Mention the name Helmut Brinkmann to an audiophile and the first thing that comes to mind is probably the German designer’s superb turntables. But Brinkmann began his audio career more than 35 years ago making amplifiers, and even designed his first DAC way back in 1986 (called the “Zenith”). Now Brinkmann has come full circle with the new Nyquist DAC, a product that is designed and built with the same fanatical attention to detail as the company’s turntables. Moreover, the Nyquist is brimming with advanced features, including MQA decoding, high-speed DSD support, Roon-ready operation, UPnP connectivity, and upgradeable digital circuitry. Yet for all its cutting-edge digital prowess, the Nyquist’s output stage is built around that most ancient and venerable of audio technologies, the vacuum tube.
The product of a recently expanded digital-design team, the Nyquist is a three-component affair: the DAC itself, the 24-pound granite base on which it rests, and the outboard power supply. In Brinkmann tradition, the granite base isolates the DAC from vibration. Four vacuum tubes are mounted horizontally outside the chassis (two on each side), but encased in large fins that resemble heatsinks. The front panel offers three buttons, two knobs, a headphone jack, and a comprehensive display. The latter indicates the incoming signal’s format and sampling frequency, output level, and whether phase inversion has been engaged. The display also shows when the Nyquist is decoding an MQA file. A period after the MQA initialism indicates “MQA Studio” mode—files that have been auditioned and approved, in MQA format, by the artist, producer, or record-company representative. The left knob adjusts the analog output signal’s level (limited to a range of 10dB for the line output, but with a full range of level control when the headphone output is engaged), and the right knob selects the digital input. Volume, input select, and phase inversion are available on the supplied remote control. Balanced and unbalanced analog outputs are offered on the rear panel. The Nyquist is supplied with a Brinkmann-designed AC power cord. Brinkmann recommends connecting the AC cord directly to the wall outlet rather than through a power conditioner.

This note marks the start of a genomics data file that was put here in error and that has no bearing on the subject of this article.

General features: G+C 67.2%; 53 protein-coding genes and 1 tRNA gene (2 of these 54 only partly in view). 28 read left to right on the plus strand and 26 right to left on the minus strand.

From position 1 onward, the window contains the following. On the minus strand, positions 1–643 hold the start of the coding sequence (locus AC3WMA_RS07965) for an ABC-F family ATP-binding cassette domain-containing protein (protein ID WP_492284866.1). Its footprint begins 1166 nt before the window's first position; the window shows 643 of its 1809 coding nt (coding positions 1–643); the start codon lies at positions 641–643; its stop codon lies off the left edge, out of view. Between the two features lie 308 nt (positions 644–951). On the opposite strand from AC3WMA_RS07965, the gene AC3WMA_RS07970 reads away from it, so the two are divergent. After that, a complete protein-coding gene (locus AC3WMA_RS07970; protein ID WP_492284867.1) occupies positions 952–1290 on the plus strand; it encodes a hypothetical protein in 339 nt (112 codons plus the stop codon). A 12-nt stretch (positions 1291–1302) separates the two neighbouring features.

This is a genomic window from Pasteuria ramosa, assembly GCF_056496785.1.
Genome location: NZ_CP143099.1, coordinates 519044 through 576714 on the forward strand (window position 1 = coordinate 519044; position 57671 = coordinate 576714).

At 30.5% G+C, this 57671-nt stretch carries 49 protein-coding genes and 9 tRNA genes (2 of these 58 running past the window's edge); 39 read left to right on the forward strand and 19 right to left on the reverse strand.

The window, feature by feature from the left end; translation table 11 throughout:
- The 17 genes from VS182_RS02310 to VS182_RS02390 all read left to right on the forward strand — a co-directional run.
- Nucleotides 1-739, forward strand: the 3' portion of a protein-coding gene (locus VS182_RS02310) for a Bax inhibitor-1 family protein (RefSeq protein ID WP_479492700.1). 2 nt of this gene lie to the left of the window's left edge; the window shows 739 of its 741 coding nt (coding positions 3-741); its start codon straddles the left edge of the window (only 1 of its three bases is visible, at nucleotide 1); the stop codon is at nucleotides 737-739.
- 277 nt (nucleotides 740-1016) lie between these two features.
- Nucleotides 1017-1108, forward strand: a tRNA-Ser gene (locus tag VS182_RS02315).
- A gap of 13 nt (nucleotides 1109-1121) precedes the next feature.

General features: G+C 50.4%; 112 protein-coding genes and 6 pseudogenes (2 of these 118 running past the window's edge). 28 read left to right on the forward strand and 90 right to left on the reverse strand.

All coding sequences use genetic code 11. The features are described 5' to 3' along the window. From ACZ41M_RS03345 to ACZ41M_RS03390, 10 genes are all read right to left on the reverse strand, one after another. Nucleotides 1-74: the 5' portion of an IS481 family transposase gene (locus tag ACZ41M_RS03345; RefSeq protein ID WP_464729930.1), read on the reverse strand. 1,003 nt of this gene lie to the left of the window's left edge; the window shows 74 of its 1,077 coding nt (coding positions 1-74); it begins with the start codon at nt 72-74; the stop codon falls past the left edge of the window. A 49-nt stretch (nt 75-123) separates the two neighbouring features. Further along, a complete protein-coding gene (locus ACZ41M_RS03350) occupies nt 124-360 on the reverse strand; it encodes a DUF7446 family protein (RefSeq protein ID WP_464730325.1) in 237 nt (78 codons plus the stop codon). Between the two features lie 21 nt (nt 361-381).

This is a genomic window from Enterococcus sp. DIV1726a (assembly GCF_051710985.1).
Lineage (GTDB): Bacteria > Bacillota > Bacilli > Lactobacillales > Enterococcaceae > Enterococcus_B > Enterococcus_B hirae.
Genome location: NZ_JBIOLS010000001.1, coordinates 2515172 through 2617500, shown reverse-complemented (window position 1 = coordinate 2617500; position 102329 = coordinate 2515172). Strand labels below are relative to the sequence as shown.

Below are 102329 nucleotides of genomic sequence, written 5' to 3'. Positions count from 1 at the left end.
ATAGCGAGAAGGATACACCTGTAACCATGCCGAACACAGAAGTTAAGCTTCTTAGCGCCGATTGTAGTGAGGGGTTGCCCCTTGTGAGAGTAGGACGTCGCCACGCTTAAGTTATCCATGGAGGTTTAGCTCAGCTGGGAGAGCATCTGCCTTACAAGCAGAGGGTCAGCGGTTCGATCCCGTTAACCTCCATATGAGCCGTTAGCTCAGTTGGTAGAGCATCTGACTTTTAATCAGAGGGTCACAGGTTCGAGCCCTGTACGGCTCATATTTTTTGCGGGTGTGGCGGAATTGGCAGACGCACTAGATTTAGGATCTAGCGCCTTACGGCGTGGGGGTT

The Nyquist is fully up to date with the latest in streaming technology and connectivity. In addition to decoding any PCM sample rate up to 384kHz, it is DSD compatible all the way up to DSD256 (four times the standard DSD rate). An Ethernet port provides network connectivity, allowing you to stream music from any UPnP (Universal Plug ’n’ Play—some wags call it “Universal Plug ’n’ Pray”) device. Some NAS drives incorporate an integral UPnP server, which obviates the need for a PC or Mac. If you want to use a computer with the Nyquist, you can configure most music-playback software programs to operate as a UPnP server. The Nyquist is a Roon-certified endpoint, allowing you to stream from any Roon core server on the network to the Nyquist via Roon’s superb interface. The Nyquist supports Tidal, Deezer, and vTuner Internet Radio.